Well, the Bengal Tiger is highly endangered. The census that year (2003, 3 years back) identified 42 tigers. Now the count is down to 36. The population is not sustaining itself and the major reason is poaching. A tiger skin is reported to fetch upwards of 400,000 Rupees (about 10 years wage) in the local market. Other parts of the tiger are also considered very valuable and if a tiger is 'judiciously disposed of', the total for the poacher will be a million Rupees or more.

So, you will forgive me for not identifying our trekking route or the area of the forest any more clearly than I have. I have also deliberately not named my companions or our guide and they will understand.


Friday, October 06, 2006


The first announced Nobel prize of 2006 was for work in medicine/physiology, recognising work done in the field of genetics. We had thought that we had all the basics down pat as far as genetics is concerned, when along came the lowly petunia to shake us out of our complacency. It turns out that tiny bits of genetic material (small RNA) can silence genes even after the gene has been read-off on its way to being expressed by a cell. Even more surprising was that the same basic 'silencing' mechanism is also active in animal cells.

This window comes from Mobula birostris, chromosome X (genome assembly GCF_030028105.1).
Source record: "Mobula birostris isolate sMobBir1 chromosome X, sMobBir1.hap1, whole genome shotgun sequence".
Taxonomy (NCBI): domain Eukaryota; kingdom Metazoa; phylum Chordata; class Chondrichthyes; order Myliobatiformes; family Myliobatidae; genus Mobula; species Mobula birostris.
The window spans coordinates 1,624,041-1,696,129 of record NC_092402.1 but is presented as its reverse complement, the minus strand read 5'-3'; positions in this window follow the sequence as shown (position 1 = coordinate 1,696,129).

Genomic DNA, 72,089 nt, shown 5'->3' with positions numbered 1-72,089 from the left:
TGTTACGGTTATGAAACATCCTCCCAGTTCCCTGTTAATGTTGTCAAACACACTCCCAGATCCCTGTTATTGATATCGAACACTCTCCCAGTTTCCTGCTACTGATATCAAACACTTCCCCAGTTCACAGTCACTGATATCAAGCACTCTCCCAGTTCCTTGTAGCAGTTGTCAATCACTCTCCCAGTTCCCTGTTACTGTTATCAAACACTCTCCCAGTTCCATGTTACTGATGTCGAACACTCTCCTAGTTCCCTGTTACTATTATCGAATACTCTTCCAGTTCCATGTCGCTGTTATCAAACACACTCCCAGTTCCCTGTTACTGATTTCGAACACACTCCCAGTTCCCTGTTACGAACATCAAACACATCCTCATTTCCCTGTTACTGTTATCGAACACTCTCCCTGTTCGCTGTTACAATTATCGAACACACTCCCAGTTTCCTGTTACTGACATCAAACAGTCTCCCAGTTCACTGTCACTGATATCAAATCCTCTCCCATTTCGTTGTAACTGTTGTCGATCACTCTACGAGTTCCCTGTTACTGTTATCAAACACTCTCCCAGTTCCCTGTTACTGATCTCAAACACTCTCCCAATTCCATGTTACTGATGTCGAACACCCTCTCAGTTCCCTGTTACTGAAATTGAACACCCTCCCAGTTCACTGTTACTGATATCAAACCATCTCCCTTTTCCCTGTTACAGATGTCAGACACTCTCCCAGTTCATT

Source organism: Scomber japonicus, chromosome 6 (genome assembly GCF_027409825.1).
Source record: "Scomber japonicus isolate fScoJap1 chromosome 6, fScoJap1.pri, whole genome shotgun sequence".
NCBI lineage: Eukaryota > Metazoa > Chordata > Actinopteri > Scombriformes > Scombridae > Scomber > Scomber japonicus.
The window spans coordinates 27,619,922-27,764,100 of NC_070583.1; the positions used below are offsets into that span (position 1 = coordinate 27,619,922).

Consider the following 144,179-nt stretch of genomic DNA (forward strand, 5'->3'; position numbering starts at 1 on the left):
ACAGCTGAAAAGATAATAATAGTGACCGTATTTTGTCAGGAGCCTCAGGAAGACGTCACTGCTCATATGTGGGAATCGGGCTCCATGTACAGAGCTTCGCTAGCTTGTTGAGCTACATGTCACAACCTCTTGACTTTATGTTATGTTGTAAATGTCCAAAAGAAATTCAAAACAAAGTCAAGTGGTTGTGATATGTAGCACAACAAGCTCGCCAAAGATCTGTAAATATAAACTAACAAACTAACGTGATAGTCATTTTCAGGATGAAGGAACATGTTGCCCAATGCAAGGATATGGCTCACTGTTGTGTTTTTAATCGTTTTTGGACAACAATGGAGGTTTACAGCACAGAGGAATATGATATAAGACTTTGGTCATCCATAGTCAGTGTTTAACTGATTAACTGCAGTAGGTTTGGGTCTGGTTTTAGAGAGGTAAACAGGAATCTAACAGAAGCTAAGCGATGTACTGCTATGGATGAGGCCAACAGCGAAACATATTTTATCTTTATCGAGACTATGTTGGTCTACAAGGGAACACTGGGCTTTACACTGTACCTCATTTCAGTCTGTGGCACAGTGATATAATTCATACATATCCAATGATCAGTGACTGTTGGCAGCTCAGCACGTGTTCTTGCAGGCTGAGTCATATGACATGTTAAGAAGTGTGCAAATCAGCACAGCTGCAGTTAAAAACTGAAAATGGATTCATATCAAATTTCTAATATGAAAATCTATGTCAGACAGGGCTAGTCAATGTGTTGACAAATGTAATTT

The implications are enormous. On the one hand there is now potential to externally modify individual gene expression and that will have a lot of bearing on treating some sorts of genetic diseases. On the other hand, individual gene action can now be much more easily studied helping us to make sense out of the massive amount of data that became available when entire genomes have been sequenced.

Moving from tiny fragments of RNA to the universe at large, the next prize to be announced was in physics. The study of 'background' microwave radiation has helped to flesh out the Big Bang theory enabling physicists to better study the very earliest stages of the creation of our universe.